The title line of this post is either a quote or a paraphrase from the Camus play Caligula, which I read long back in Italian and didn’t entirely understand. It’s a difficult and interesting piece, less an act of drama than a venue for thought to speak for a time.
The emperor Caligula is famous, depending on your taste in history and arts, either as the leading man in one of the grossest movies ever to have a cast of stars, or for being a bloody and insane head of state in a time when that sort of thing was all right with the citizenry (ahem), or for being about as perfect a symbolic patsy as anyone could wish for the corrupting warp of greed and power. And that horse thing as well.
In the Camus, Caligula imagines that the moon is his lover (well, yes, fine, I’ve done that too and what of it, though mine was with a stronger sense of metaphor I suspect), and sends his man Helicon to bring her to his quarters. It’s the point at which his greed and his delusions outstrip his power, and as he plummets toward his ultimate encounter with the last page of Act IV, it is a moment he recalls. By demanding the impossible, rather than the simply awful or twisted or cruel, he crosses into failure. When he fails, his certainty collapses, and he falls along with it.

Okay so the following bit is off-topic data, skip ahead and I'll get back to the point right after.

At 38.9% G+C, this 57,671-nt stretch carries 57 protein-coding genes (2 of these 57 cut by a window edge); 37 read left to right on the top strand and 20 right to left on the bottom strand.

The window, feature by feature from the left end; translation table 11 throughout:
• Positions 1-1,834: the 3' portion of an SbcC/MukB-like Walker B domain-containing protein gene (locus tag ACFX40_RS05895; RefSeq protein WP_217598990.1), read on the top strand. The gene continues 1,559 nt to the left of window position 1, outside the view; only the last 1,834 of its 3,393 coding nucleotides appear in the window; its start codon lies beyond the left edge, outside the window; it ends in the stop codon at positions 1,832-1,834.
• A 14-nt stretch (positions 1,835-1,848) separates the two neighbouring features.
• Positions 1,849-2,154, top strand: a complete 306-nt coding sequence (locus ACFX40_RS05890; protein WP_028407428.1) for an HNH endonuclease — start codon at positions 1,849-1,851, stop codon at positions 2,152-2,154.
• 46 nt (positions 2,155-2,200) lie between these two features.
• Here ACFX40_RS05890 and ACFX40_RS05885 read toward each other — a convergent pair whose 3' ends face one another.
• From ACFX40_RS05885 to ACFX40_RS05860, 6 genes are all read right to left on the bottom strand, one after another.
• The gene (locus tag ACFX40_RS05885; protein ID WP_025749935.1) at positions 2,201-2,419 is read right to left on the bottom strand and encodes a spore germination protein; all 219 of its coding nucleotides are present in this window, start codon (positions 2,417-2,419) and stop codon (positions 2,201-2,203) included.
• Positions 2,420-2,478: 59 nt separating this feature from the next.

“If I’d had the moon, if love were enough, all would be changed,” he says. “But where can I quench this thirst? What heart, what god would be as deep and pure for me as a great lake? Neither this world nor the other world has a place for me. Yet I know, and you know, that all I needed was for the impossible to be.”
The picture above is from the night of June 21st, the night of the summer solstice. It’s a 1.6-second exposure from a tripod on Atlantic Avenue, just next to the Key Food, looking out over Clinton Hill below. It’s the first nightscape I’ve ever taken.
“I won’t have the moon. Never, never, never! But how painful it is to know that and to have to go through to the bitter end!”